Saturday, September 4, 2010
The trend in technology is towards being ultraportable. Netbook is one such example. It is notebook made ultraportable suiting primarily to the mobile net-users. Many call these computers as subnotebooks as they retain the looks and features of notebooks, with some vital change done in hardware sections such as low powered CPU, energy efficient boards, less display size and lightweight. Owing to its scalability and open-source nature Linux is sitting almost all the major brands of netbooks. Of course, Windows is trying hard to catch up.
Right from the inception in 2007 to this date, linux has shipped on 32% of netbooks. Netbooks have sparked the development of several spins from major distros such as Ubuntu, Fedora and Suse. Examples include Ubuntu Netbook Edition, EasyPeasy, Jolicloud and Moblin.
Asus is the pioneer in introducing the Eee PC series netbooks and it has been reaping the benefits of an early-starter. Its success led other makes such as Acer, Intel, MSI, Dell and Samsung among others to build their versions of netbooks.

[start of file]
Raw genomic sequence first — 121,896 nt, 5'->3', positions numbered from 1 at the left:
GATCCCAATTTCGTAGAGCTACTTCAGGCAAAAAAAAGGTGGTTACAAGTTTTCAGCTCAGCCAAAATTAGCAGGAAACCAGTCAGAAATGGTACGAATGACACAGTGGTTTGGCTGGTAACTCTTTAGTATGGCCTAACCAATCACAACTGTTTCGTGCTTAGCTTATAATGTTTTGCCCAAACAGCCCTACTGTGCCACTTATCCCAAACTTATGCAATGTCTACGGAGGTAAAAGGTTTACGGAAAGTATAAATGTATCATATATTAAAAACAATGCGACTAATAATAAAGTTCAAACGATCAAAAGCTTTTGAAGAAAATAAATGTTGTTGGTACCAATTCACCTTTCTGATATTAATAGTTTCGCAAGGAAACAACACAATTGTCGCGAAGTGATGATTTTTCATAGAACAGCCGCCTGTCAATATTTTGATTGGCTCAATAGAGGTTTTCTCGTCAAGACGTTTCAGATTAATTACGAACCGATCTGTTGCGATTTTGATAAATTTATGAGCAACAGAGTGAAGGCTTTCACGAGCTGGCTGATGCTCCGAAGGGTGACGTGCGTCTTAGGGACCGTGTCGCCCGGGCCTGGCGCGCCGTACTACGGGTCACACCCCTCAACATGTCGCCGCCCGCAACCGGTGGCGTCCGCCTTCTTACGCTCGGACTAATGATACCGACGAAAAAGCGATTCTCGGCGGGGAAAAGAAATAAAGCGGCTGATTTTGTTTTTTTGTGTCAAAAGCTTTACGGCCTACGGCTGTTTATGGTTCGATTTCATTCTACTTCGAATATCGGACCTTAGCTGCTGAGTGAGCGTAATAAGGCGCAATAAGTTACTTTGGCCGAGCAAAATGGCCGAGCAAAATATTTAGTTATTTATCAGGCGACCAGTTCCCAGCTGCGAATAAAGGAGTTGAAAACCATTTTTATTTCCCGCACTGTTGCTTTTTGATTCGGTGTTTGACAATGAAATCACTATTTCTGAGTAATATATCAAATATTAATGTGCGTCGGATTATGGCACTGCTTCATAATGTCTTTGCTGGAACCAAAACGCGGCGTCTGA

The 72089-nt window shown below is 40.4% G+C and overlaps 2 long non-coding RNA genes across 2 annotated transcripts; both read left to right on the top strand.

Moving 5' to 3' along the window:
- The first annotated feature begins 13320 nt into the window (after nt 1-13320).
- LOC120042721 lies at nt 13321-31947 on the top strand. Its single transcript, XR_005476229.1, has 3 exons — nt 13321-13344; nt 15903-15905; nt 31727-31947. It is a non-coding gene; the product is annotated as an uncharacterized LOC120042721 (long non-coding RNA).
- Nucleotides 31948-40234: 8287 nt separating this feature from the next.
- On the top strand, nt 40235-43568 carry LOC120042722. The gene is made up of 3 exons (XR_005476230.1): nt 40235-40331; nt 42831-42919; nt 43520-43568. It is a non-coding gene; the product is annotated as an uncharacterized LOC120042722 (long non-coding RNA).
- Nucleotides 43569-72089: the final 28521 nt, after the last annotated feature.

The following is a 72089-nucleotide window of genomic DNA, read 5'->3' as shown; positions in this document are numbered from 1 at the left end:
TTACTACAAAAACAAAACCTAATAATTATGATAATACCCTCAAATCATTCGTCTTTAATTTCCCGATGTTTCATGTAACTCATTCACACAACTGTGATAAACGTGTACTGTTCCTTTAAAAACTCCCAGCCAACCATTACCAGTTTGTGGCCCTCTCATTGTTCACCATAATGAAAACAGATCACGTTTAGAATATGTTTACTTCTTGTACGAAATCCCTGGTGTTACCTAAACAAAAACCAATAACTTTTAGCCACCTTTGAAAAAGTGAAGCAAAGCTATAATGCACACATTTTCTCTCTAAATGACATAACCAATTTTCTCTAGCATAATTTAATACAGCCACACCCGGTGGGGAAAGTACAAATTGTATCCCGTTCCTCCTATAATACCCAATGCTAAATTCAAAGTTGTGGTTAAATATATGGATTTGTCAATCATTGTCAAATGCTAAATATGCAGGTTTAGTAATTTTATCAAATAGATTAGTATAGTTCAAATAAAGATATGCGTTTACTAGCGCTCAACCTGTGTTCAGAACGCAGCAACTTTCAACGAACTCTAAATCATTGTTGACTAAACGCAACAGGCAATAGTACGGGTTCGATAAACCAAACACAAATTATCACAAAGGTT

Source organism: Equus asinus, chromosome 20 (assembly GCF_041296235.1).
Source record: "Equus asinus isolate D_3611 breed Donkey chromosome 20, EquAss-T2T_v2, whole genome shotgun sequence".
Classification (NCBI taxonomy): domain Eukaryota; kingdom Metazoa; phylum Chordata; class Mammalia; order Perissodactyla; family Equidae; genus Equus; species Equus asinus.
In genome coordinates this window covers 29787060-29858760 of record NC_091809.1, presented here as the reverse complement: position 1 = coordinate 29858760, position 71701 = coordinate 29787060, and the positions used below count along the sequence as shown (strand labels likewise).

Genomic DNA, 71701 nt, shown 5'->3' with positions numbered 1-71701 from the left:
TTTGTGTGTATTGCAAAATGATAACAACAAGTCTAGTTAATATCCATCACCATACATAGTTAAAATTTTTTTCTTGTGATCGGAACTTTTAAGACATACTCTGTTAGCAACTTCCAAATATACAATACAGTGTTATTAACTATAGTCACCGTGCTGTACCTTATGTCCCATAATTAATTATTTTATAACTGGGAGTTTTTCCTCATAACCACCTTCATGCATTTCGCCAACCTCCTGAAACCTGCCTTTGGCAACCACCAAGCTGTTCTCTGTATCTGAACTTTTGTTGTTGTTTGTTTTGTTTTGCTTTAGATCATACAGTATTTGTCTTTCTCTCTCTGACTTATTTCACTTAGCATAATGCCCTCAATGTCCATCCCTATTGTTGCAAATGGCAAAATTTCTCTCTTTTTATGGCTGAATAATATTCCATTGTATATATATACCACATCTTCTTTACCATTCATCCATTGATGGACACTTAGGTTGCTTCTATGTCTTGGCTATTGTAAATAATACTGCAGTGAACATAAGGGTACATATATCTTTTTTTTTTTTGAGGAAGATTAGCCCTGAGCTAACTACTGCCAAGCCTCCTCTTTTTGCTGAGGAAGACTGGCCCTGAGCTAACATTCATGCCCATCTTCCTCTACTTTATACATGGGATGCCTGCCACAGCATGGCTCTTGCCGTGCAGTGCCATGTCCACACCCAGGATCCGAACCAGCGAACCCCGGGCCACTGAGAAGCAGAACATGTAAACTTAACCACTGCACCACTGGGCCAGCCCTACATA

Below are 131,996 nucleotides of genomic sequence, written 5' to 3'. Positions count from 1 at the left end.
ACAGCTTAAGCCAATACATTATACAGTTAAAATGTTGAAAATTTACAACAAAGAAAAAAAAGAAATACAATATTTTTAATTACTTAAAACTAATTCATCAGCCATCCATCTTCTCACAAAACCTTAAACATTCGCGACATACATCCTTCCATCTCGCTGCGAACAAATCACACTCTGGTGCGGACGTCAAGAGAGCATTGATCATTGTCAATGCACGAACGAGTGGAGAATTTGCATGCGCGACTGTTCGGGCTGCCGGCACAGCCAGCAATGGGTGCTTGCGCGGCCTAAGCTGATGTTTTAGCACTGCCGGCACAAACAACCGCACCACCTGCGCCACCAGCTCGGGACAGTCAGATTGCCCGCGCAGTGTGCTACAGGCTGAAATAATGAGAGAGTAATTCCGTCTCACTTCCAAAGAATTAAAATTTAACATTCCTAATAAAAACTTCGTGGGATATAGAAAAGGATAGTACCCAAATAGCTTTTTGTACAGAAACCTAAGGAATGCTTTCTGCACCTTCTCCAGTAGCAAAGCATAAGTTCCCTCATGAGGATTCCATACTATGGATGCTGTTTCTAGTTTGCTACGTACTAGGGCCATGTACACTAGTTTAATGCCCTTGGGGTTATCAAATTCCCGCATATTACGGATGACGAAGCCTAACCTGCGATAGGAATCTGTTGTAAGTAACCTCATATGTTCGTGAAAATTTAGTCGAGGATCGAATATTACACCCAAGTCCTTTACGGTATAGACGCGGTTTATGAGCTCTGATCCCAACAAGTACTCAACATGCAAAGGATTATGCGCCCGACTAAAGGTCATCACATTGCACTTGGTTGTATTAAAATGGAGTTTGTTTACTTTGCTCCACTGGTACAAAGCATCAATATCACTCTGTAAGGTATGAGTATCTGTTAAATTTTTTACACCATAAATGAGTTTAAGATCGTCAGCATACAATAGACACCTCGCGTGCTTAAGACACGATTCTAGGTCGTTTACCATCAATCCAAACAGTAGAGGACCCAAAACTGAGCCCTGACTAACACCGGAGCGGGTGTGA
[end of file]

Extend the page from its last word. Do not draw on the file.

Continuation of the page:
While some netbooks found their way into the lives of busy/mobile executives, others have been a student's pride possession for being cheap, rugged, highly power efficient and portable. OLPC and Intel Classmate PC are two such examples.
With Intel still innovating its Atom series of ultramobile processors and AMD keeping up the pace with its Nano series, netbook market has still a lot potential to show. However, Linux will find centerstage in this Intel-AMD fight for ultramobile dominance.